By Alex Rendon
By Monica McGivern
By Michele Eve Sandberg
By Alex Rendon
By Monica McGivern
By Ian Witlen
By Christina Mendenhall
By Michele Eve Sandberg
That said, I am not among them. And those seeking something more substantive and complex would be advised to steer clear of the Caldwell until this play closes.
Jones's tale is set in May at a quiet seaside inn on Long Island, where matronly Bess Gallagher tends to her off-season guests. Sardonic, private Florence Wyler, a retired English teacher, dabbles at painting. Cheery spinster Cora Browne is happy to get away from her sister and her city troubles while a workaholic stage choreographer, Sally Ann Sabatello, can't seem to relax as she eyes the onset of a crushing production schedule.
Into this group barges one Ginnie Stevens, a television soap star who plans to crash the funeral of her recently deceased married lover, the governor of New York, despite opposition from the governor's daughter. Having arrived at the inn drunk the night before, Ginnie is nursing a monster hangover at the play's start. Soon, she meets the other guests and invites them to accompany her to the funeral to give moral support. She gets no takers, but her wisecracking, histrionic personality affects all the others. Florence is aghast that her privacy may be invaded by an inquiring news reporter who's on Ginnie's trail. Cora's mousy demeanor is transformed when Ginnie gives her a fashion makeover. Sally Ann's work insecurities and Bess's marital fears also come under Ginnie's scrutiny.
This lightweight plot is buoyed by an appealing cast. While all fare well, some fare better, with better-written roles. Angie Radosh is quite charming as the geeky Cora, quite a turnaround from Radosh's sleek femme fatale in Black Sheep at Florida Stage. Sloane Shelton is another standout as Florence, whose brusque demeanor hides some untold secrets. Lisa Bansavage carries off Ginnie the soap star with flair, but the character is written without much depth or individuality: Much of her dialogue is generic. Same for Bess and Sally Ann, though Elizabeth Dimon and Nancy Hess do what they can.
As usual, Michael Hall delivers a thoroughly professional job of orchestrating his acting ensembles, and he's ably backed by the Caldwell's resident design team: Tim Bennett, whose expansive, naturalistic, bed-and-breakfast set looks quite comfortable, and Thomas Salzman, whose lighting accents this locale very well indeed. The overall effect of this project is cozy, as thoughtful and delicate as the inn itself.
That's where the problems come in.
I can give Jones, Hall, and company a lot of credit for stagecraft and charm. But I can't give praise for stopping there. Despite its many assets, Out of Season is a dishonest play, one that appears to offer some truth but delivers instead contrivances.
The play sets up a series of female stereotypes, not real characters, each with a different modern problem: a wife fears adultery, the other woman fears loneliness, a workaholic fears failure, a mouse lacks self-esteem. These issues are caricatured but not explored, and none of these characters is given much dimension or color. The dialogue and the ideas discussed seem direct appropriations from an assortment of articles from women's magazines. In fact, Ginnie often sounds like an advice columnist.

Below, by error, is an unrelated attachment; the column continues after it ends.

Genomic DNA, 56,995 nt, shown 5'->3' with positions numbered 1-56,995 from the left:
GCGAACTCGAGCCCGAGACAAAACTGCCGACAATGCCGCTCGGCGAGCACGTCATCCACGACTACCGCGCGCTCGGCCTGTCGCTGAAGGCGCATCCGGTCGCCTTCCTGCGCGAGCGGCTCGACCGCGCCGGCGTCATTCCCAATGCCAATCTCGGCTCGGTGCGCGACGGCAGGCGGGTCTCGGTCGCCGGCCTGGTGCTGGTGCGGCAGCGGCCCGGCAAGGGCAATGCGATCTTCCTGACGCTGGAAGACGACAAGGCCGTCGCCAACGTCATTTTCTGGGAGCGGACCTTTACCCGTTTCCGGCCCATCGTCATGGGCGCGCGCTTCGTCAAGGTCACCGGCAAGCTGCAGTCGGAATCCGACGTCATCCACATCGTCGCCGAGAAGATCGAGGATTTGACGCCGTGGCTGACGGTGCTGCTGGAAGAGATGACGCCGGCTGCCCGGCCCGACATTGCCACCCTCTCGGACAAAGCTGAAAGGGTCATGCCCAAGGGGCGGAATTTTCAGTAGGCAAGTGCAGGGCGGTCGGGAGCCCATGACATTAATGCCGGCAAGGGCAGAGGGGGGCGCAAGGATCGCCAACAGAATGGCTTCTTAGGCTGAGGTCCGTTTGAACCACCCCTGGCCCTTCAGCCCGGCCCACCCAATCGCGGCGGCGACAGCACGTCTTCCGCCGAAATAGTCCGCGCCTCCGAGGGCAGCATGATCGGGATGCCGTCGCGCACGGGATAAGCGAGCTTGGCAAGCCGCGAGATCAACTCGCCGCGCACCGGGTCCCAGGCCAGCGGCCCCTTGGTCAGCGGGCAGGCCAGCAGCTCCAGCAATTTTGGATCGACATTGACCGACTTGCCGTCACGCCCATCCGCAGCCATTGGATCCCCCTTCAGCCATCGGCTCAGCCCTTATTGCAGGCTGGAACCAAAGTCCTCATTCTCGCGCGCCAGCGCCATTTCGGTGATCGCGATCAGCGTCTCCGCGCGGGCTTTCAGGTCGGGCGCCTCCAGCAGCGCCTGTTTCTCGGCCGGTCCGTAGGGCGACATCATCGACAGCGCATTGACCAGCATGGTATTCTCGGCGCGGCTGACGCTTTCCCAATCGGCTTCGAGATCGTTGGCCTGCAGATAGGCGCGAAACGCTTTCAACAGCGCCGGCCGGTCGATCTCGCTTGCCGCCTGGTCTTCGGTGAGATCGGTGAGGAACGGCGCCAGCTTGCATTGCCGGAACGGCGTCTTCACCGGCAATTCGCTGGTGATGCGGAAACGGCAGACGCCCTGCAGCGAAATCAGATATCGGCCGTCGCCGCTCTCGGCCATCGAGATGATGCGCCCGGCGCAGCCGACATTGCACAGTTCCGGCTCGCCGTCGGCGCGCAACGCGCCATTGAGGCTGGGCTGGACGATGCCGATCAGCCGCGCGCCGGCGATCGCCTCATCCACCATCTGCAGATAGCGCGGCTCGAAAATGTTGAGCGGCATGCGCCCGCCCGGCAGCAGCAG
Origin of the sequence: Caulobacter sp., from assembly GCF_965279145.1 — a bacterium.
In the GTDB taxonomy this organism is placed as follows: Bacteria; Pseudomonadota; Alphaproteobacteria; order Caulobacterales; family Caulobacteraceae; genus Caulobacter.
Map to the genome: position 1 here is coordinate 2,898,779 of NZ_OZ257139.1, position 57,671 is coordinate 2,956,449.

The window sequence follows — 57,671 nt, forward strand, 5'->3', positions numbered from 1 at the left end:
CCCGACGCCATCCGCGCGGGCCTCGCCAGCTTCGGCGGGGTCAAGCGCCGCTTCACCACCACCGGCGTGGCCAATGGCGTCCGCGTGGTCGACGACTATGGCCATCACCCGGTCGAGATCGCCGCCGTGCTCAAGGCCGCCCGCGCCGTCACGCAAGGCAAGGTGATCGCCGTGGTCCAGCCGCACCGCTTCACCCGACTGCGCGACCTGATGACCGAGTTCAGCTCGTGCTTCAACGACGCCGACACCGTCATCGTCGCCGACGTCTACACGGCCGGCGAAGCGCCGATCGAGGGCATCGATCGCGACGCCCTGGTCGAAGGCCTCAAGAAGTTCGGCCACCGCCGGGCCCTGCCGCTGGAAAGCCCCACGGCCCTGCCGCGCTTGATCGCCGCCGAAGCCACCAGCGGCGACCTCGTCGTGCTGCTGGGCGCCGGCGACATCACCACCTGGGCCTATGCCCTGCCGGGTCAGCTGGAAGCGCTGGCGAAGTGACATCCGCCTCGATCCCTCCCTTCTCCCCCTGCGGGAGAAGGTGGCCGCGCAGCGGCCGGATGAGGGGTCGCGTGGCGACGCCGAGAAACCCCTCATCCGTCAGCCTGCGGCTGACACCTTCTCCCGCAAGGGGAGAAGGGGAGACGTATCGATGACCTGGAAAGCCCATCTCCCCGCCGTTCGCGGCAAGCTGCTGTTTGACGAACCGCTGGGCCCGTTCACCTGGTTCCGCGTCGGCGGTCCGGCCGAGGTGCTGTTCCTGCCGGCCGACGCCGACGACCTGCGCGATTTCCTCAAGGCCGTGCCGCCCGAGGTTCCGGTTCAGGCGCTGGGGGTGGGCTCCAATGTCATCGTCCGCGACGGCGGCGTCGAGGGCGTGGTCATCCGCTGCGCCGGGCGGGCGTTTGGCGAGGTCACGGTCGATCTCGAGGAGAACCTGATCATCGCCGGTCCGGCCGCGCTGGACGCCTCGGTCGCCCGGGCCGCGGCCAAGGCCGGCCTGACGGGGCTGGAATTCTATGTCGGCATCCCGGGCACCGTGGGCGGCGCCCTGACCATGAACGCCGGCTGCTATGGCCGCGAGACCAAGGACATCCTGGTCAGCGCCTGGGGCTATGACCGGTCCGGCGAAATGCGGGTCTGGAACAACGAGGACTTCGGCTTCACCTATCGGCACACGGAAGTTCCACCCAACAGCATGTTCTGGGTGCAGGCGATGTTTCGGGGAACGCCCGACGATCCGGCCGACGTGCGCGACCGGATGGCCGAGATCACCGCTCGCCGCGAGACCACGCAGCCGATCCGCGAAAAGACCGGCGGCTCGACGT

More to the point, these characters aren't set against each other in any meaningful way. Although Ginnie's presence is meant to "transform" the others, there really isn't anything going on here except some talk and the final, predictable bonding. In this, the play makes the tired argument that talking through one's troubles will make them better, and if we only could help each other overcome our personal heartaches, the world would be a better place. This is not only a simplistic premise; it is patently false. The human condition has not budged one inch since before the Greek dramatists had a go at depicting it. Jones is making prescriptions for life before she demonstrates much understanding of it.
She and Hall also could have spent more effort on the play's dramaturgy. Despite all the on-stage palaver, the real conflicts, the real drama in the story have to do with two characters who never appear on-stage: the governor's bitter, heartbroken daughter, who is Ginnie's nemesis, and the female reporter. The appearance of either would send this story rocketing into something approaching real drama. Such missed opportunities might have turned this marshmallow of a play into something chewier and more satisfying.
All of this is not to deny the real potential of Out of Season. This is a real play and has a real future -- in other regional theaters and possibly in New York City. Perhaps it is this potential that propelled it onto the Caldwell boards this season. But it has been brought along before its time. It needs more thought and more development.
As it is, Out of Season remains merely a confection, and a soft-centered one at that. It is yet another punchless production from the Caldwell, an eminent theater company that is in danger of drifting into self-satisfied irrelevancy. Sure, the Caldwell's winter audience is heavily tipped toward older retirees and socialites who may not cotton to rough-and-tumble modern drama, but puhleeese! Give them and the rest of us something with style and dash if not muscle. It is surely a sign of trouble at Caldwell when A.R. Gurney's sedate Cocktail Hour packs the biggest dramatic wallop of the season. Bring on better plays, Mr. Hall, say I. You owe it to your audiences, the community, your artists, and yourself. And I will be the first to cheer you when you do.